By Ian Dowbiggin
Whereas it could actually appear that debates over euthanasia started with Jack Kervorkian, the perform of mercy killing extends again to historical Greece and past. In the US, the talk has raged for good over a century. Now, in A Merciful finish, Ian Dowbiggin deals the 1st full-scale historic account of 1 of the main debatable reform pursuits in the USA. Drawing on unheard of entry to the files of the Euthanasia Society of the US, interviews with vital figures within the move at the present time, and flashpoint circumstances comparable to the tragic destiny of Karen Ann Quinlan, Dowbiggin tells the dramatic tale of the boys and ladies who struggled during the 20th century to alter the nation's attitude--and its laws--regarding mercy killing. In tracing the heritage of the euthanasia move, he records its intersection with different revolutionary social motives: women's suffrage, contraception, abortion rights, in addition to its uneasy pre-WWII alliance with eugenics. Such hyperlinks introduced euthanasia activists into fierce clash with Judeo-Christian associations who nervous that "the correct to die" may possibly turn into a "duty to die." certainly, Dowbiggin argues that via becoming a member of a occasionally overzealous quest to maximise human freedom with a wish to "improve" society, the euthanasia stream has been dogged by means of the phobia that mercy killing may be prolonged to folks with disabilities, handicapped newborns, subconscious geriatric sufferers, lifelong criminals, or even the negative. Justified or now not, such fears have stalled the flow, as increasingly more american citizens now desire greater end-of-life care than wholesale alterations in euthanasia legislation. For an individual attempting to come to a decision no matter if euthanasia bargains a humane replacement to lengthy discomfort or violates the "sanctity of life," A Merciful finish offers interesting and much-needed ancient context.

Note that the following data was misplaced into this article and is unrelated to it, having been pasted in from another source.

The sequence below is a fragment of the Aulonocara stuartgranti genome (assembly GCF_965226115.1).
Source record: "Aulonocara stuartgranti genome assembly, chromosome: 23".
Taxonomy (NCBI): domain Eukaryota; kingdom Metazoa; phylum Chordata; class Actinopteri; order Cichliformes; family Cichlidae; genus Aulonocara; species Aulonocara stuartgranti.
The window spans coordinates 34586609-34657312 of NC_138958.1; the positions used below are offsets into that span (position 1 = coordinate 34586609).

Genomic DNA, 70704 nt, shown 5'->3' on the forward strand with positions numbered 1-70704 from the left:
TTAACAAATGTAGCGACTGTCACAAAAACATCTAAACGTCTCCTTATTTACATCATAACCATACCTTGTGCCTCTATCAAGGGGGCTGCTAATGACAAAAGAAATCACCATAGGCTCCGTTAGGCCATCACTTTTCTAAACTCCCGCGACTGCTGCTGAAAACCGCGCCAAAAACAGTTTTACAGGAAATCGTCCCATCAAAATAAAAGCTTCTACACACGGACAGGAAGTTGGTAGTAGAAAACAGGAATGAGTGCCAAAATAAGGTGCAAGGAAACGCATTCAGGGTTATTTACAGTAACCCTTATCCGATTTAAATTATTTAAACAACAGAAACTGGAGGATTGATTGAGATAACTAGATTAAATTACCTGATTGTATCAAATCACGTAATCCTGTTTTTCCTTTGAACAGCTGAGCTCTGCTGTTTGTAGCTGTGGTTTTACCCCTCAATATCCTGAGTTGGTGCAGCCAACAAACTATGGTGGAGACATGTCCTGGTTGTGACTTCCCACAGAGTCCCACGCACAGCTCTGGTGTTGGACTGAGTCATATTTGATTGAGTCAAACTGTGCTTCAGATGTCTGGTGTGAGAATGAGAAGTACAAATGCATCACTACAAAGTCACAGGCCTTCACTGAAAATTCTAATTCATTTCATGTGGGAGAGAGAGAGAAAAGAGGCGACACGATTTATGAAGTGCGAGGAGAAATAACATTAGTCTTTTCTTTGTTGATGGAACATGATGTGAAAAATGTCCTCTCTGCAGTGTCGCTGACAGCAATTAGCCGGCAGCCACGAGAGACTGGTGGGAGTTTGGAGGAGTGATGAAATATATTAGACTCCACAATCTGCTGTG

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Additional resources for A Merciful End: The Euthanasia Movement in Modern America
Robinson was one of the earliest examples of that common twentieth-century phenomenon, the left-leaning proponent of euthanasia who also campaigned for eugenics and birth control, while urging society to adopt new value systems regarding sex, birth, and death. Robinson utterly rejected the notion of individual liberty in cases of hereditary defectives or deformed infants. “Such individuals have no rights,” he contended in 1922. 79 It was not so much that Robinson thought that euthanasia was a particularly effective eugenic tool; in fact he endorsed infanticide mainly because doing so publicized society’s failure to legalize contraception.
35 However, to many Americans, the teaching of Darwinism meant science ought to replace religion as the arbiter of social policy and ethical conduct. What often replaced faith in the old gods was a belief that truth was relative, itself a product of historical and natural process. In the Origin of Species and Descent of Man (1871) Darwin explained his theory of evolution according to natural selection, effectively demolishing the reigning school of “natural theology” in AngloAmerican biology. 36 Darwin instead argued that species were not independently created but were descended from a common ancestor.
The debate over euthanasia would reignite over a series of highly publicized suicides in the thirties and the founding of the Euthanasia Society of America in 1938, providing momentum that helped to sustain the ﬂedgling movement in the teeth of sometimes ﬁerce opposition through to the 1960s. By then, changes in American society had revolutionized the entire euthanasia movement and transformed an old dispute into a modern-day culture war. 2 Breakthrough, 1920–1940 By the 1920s, euthanasia was no longer a secret in America.
A Merciful End: The Euthanasia Movement in Modern America by Ian Dowbiggin